The last post about the Penny Vampire covered the most common species. They do little immediate damage but over time they can be deadly. Good thing they are easily defeated with simple tools.
Unfortunately there are darker forces afoot that although less common they serve a much more immediate danger. And for me they are harder to post a strong defense against without being an ass.
Slow but Infectious Complacency
I don’t believe any of we hop growers believe we’re complacent. Honestly a complacent hop grower is a soon-to-be extinct hop grower. I’m referring to the tendency to become lazy about certain aspects and accepting it in your employees.
Setting the Example
Complacency Vampires affecting others can be successfully defeated through very clear communication of expectations. I’ve found that most people seek praise of their manager and appropriate and targeted appreciation can do wonders for productivity.
Employees take cues from their boss. Be energetic, focused, organized, and pleasant (until you need to be otherwise). If you need them to perform a task at a certain speed or reach specific milestones then it is your responsibility to clearly communicate and measure progress.
For instance, on one of my farms I calculated that a string tying team should be able to tie and stake twine at 20 seconds per string. In the morning with energy high they average 17 seconds so James is a happy boss. If I left those assumptions stand I’d expect to hit certain milestones by day end.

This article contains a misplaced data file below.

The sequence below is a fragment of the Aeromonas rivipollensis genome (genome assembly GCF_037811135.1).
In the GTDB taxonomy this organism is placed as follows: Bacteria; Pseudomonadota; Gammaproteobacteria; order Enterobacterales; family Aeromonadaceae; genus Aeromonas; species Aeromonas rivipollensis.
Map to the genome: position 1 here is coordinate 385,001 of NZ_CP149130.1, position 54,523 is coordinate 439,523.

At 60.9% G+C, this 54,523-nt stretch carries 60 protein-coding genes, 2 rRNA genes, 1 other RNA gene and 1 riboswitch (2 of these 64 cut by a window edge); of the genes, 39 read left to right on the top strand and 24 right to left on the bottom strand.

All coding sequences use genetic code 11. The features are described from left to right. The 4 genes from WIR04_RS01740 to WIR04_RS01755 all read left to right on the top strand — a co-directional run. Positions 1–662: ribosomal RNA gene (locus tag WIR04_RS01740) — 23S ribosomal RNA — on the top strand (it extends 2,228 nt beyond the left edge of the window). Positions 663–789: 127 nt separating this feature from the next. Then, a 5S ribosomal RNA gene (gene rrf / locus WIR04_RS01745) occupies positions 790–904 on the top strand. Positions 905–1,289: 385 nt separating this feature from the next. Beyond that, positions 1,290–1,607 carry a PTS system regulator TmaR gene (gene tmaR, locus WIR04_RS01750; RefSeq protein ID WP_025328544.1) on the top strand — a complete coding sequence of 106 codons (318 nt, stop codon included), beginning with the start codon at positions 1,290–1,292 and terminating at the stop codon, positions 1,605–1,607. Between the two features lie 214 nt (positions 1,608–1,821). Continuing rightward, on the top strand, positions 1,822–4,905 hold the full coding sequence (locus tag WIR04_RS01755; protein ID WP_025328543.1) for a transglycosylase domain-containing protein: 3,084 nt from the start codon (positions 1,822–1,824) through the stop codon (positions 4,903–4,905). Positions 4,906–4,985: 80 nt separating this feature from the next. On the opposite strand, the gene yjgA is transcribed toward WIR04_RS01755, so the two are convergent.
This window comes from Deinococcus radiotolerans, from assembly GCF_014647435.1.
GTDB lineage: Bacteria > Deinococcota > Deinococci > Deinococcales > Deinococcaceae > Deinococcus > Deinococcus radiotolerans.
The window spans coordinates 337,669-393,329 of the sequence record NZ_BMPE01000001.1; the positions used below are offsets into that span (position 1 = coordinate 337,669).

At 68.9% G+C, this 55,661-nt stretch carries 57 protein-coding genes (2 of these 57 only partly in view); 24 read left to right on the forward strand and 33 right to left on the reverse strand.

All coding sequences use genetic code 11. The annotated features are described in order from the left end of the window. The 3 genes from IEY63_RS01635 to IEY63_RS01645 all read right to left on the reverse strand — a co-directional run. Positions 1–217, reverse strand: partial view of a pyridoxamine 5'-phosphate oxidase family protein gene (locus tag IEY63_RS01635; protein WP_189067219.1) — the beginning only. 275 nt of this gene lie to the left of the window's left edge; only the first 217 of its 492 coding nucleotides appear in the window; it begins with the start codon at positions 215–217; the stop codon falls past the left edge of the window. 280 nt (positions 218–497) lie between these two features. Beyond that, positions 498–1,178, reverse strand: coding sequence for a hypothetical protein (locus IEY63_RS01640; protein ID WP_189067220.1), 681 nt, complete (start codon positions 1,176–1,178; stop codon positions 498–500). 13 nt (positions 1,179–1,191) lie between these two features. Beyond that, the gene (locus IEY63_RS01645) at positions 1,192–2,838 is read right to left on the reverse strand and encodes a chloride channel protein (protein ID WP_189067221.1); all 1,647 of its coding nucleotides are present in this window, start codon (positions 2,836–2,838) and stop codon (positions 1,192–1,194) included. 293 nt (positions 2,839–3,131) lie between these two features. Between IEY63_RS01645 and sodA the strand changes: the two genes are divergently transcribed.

After lunch thongs changed. 17 seconds became 25 seconds, and then 40 seconds. Big deal, right? Yes very big deal. That stretch in efficiency represents a cost increase of $25/row to tie twine. Multiplied by hundreds of rows and that money is suddenly greater than the budget for the entire task.
Like I mentioned above, employees typically want to do a good job. They started strong but are lagging as the day evolves. They’re not exhausted as this is not demanding work. Time for a talk.
It’s easy to get frustrated and short but that’s not going to improve productivity. I gathered the crew together and told them that for the first big day I thought everyone caught on well and the twine was just right. But we’re slumping as the day goes on. Why?
I asked their input and shared my observations. We needed to swap jobs around to break up the monotony and stress how important focus is on such a simple task. A five minute discussion got us back on track and 15 seconds was the time to beat.
This is a tough monster to vanquish. Ultimately it comes down to good management and appreciating efforts of everyone working. There are times when the Complacency Vampire can morph into the Disgruntled Ogre but it’s our job to make sure we slay before it has a chance to wreck morale and crush enthusiasm.